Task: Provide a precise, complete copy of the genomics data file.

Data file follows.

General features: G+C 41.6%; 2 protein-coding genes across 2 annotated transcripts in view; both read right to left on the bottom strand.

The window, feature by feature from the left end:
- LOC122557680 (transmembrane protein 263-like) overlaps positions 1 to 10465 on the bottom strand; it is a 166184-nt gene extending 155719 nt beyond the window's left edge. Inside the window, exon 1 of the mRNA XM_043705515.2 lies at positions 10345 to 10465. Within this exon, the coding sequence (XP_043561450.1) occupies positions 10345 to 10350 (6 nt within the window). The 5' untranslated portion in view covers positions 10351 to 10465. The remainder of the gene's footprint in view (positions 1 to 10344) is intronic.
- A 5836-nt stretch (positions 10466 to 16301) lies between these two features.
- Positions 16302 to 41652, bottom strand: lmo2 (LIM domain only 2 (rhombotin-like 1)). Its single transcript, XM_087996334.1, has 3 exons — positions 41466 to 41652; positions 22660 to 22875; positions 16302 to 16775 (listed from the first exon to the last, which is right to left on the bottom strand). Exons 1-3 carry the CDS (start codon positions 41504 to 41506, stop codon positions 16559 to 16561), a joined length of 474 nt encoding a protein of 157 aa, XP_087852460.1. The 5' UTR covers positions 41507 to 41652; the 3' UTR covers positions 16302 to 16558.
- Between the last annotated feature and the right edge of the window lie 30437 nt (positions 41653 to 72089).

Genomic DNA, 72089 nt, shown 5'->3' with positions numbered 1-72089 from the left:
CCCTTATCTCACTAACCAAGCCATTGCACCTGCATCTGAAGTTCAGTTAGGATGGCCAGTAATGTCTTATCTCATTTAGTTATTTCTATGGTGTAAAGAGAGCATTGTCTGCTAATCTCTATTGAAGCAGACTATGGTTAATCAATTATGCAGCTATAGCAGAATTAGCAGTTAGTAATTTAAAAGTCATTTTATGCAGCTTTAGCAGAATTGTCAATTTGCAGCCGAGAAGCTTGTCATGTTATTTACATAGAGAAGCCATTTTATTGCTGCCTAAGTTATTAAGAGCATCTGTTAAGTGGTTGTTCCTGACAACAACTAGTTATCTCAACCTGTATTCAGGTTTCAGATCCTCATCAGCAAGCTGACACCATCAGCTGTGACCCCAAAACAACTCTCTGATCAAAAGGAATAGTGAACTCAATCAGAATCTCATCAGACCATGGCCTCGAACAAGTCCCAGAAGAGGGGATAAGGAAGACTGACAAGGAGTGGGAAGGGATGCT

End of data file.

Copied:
General features: G+C 41.6%; 2 protein-coding genes across 2 annotated transcripts in view; both read right to left on the bottom strand.

The window, feature by feature from the left end:
- LOC122557680 (transmembrane protein 263-like) overlaps positions 1 to 10465 on the bottom strand; it is a 166184-nt gene extending 155719 nt beyond the window's left edge. Inside the window, exon 1 of the mRNA XM_043705515.2 lies at positions 10345 to 10465. Within this exon, the coding sequence (XP_043561450.1) occupies positions 10345 to 10350 (6 nt within the window). The 5' untranslated portion in view covers positions 10351 to 10465. The remainder of the gene's footprint in view (positions 1 to 10344) is intronic.
- A 5836-nt stretch (positions 10466 to 16301) lies between these two features.
- Positions 16302 to 41652, bottom strand: lmo2 (LIM domain only 2 (rhombotin-like 1)). Its single transcript, XM_087996334.1, has 3 exons — positions 41466 to 41652; positions 22660 to 22875; positions 16302 to 16775 (listed from the first exon to the last, which is right to left on the bottom strand). Exons 1-3 carry the CDS (start codon positions 41504 to 41506, stop codon positions 16559 to 16561), a joined length of 474 nt encoding a protein of 157 aa, XP_087852460.1. The 5' UTR covers positions 41507 to 41652; the 3' UTR covers positions 16302 to 16558.
- Between the last annotated feature and the right edge of the window lie 30437 nt (positions 41653 to 72089).

Genomic DNA, 72089 nt, shown 5'->3' with positions numbered 1-72089 from the left:
CCCTTATCTCACTAACCAAGCCATTGCACCTGCATCTGAAGTTCAGTTAGGATGGCCAGTAATGTCTTATCTCATTTAGTTATTTCTATGGTGTAAAGAGAGCATTGTCTGCTAATCTCTATTGAAGCAGACTATGGTTAATCAATTATGCAGCTATAGCAGAATTAGCAGTTAGTAATTTAAAAGTCATTTTATGCAGCTTTAGCAGAATTGTCAATTTGCAGCCGAGAAGCTTGTCATGTTATTTACATAGAGAAGCCATTTTATTGCTGCCTAAGTTATTAAGAGCATCTGTTAAGTGGTTGTTCCTGACAACAACTAGTTATCTCAACCTGTATTCAGGTTTCAGATCCTCATCAGCAAGCTGACACCATCAGCTGTGACCCCAAAACAACTCTCTGATCAAAAGGAATAGTGAACTCAATCAGAATCTCATCAGACCATGGCCTCGAACAAGTCCCAGAAGAGGGGATAAGGAAGACTGACAAGGAGTGGGAAGGGATGCT